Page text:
James (sometimes John) B. Hellier, naturalist and agriculturalist, arrived in the Eastern Cape from England around 1865. That year he applied for permission to practise as a chemist. He actively conducted and promoted agricultural and related research in the Eastern Cape for the rest of his life, communicating his ideas and findings to local scientific societies. By 1867 he resided in Grahamstown and was a member of the newly formed but short-lived Eastern Province Silk and Cotton Growing Association. At an early meeting of the association on 20 September 1867 he advocated the establishment of a Chamber of Agriculture, the object of which would be to direct local agricultural research by farmers and other members of the public, but nothing seems to have come of the proposal. He was an active member also of the Albany Natural History Society (Grahamstown, 1867-1875, 1890-1892). At a meeting in March 1868 he exhibited specimens of the cultivated silk worm, Bombyx mori, as well as cocoons of a silk producing moth that feeds on fig trees in the Transkei [genus Ocinara]. In April 1872 he spoke to members on ladybirds (fam. Coccinellidae). In February 1875 he reported on smut, a parasitic fungus of the genus Ustilago that had just been found to attack wheat crops in the Queenstown region, and offered advice on how to combat it. Later that year he reported his investigation of fruit fly maggots. The maggots attacking peaches, figs, apricots and pears all developed into the same kind of fly, which was thought to belong to the genus Trypeta. Hellier deplored the fact that catapult-wielding boys killed so many insectivorous birds, as these could help to keep the insect pest under control.
In 1872 Hellier became a foundation member of the Eastern Province Cotton Association and served on the sub-committee that was to draft rules and solicit subscriptions for it. He also edited a serial publication called The Farm, published in Grahamstown during the 1870's for stock farmers and agriculturalists. Later this publication was reduced to a column in the Grahamstown Journal for several years. At some time after the introduction of the so-called Australian bug (the cottony cushion scale, a citrus pest) to the Cape in 1873, Hellier identified it as Dorthesia, a name widely used at the Cape but later replaced by Icerya purchasi. He was a city councillor of Grahamstown from 1868 to 1870.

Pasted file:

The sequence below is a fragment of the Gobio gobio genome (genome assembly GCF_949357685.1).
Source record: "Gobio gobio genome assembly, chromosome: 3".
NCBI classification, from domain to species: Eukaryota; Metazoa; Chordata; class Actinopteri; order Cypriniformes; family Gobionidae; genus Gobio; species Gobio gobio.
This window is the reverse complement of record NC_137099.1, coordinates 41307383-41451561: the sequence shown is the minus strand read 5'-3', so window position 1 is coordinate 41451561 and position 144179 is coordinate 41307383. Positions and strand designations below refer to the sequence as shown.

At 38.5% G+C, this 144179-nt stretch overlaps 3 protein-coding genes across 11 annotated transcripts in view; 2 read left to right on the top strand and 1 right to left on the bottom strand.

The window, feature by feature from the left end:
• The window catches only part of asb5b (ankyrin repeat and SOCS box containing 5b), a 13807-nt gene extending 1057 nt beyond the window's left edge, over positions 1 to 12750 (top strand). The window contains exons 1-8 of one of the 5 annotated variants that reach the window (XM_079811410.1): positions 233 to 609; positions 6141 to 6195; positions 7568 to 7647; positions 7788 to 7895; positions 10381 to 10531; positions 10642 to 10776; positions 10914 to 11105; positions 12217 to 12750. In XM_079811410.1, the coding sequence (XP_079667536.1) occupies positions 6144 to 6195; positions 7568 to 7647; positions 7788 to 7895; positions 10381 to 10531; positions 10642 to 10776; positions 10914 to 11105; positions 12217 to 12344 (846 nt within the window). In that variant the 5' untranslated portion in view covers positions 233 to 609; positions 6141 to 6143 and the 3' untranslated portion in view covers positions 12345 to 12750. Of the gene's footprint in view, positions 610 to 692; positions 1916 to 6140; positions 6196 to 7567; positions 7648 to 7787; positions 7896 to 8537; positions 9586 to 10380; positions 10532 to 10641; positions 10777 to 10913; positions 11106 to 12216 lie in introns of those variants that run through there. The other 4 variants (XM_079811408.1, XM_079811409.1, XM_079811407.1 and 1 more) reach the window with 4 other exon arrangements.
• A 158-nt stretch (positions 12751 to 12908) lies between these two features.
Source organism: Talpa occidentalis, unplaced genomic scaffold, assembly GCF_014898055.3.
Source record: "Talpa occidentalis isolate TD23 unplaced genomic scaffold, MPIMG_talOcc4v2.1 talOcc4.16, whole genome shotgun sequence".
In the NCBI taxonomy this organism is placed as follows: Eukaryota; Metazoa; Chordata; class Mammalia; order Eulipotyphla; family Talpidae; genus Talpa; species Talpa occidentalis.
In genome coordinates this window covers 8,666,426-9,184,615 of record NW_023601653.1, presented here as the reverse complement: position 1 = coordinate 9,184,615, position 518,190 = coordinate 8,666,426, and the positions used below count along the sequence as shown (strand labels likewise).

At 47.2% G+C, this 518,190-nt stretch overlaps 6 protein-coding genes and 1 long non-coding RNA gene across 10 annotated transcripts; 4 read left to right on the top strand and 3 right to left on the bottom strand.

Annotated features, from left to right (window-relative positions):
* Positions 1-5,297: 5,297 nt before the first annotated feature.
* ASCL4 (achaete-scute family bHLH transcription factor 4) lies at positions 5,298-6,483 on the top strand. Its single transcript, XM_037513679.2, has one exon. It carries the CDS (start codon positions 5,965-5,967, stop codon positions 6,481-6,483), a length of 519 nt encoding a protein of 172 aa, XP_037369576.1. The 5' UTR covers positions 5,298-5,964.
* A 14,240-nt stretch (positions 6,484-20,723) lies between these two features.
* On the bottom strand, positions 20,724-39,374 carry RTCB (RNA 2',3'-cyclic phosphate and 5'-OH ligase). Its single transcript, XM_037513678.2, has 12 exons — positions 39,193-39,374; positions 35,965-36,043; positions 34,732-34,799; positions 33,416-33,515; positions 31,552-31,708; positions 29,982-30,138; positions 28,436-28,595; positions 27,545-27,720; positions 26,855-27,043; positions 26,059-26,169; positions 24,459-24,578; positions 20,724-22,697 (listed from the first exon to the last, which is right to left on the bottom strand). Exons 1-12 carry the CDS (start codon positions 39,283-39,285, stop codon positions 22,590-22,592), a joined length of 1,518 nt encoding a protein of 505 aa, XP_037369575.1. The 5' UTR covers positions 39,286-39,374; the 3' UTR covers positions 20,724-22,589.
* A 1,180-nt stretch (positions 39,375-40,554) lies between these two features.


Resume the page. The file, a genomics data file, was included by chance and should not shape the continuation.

Hellier had some knowledge of mineralogy and chemistry, as he was thanked for his assistance in these two fields in the annual reports of the Albany Museum for 1872 and 1873. He investigated and reported on some bituminous coal samples from the Stormberg and from Butterworth to the Albany Natural History Society in 1870; the next year he reported to the same society on his analysis of bituminous shale, brought from the diamond fields by Dr W.G. Atherstone*.
In December 1875 Hellier left Grahamstown for Queenstown. The Wesleyan Young Men's Association of Grahamstown took leave of him at a special function, at which he was described as a person of "sedate demeanor" and a valuable mentor, known for his scientific achievements. He appears to have been less scientifically active during the next ten years or so, although he served on the commission appointed to inquire into and report upon diseases of cattle and sheep in the Cape Colony in 1877. Later he contributed an article on "Stock breeding" to The South African Exhibition, Port Elizabeth, 1885, edited by Charles Cowen. In September 1889 he was appointed as agricultural assistant to King William's Town, East London and the rest of the border region. Residing in King William's Town for the next four years, he contributed regularly to the Agricultural Journal of the Cape of Good Hope. One of his articles dealt with "The American aloe" (1890, Vol. 2, pp. 303-304) and he requested farmers to report on its use as a fodder plant. In July 1893 he was appointed editor of the Agricultural Journal in Grahamstown. Upon his departure from King William's Town he was presented with a clock on which the names of nine Eastern Cape farmers' associations were inscribed, in recognition of his 25 years of service to farming in the region, and was described as the "father of agriculture" in the Eastern Cape. He later moved to Cape Town and continued his editorial duties until 1900, when he applied for a pension. He died the next year.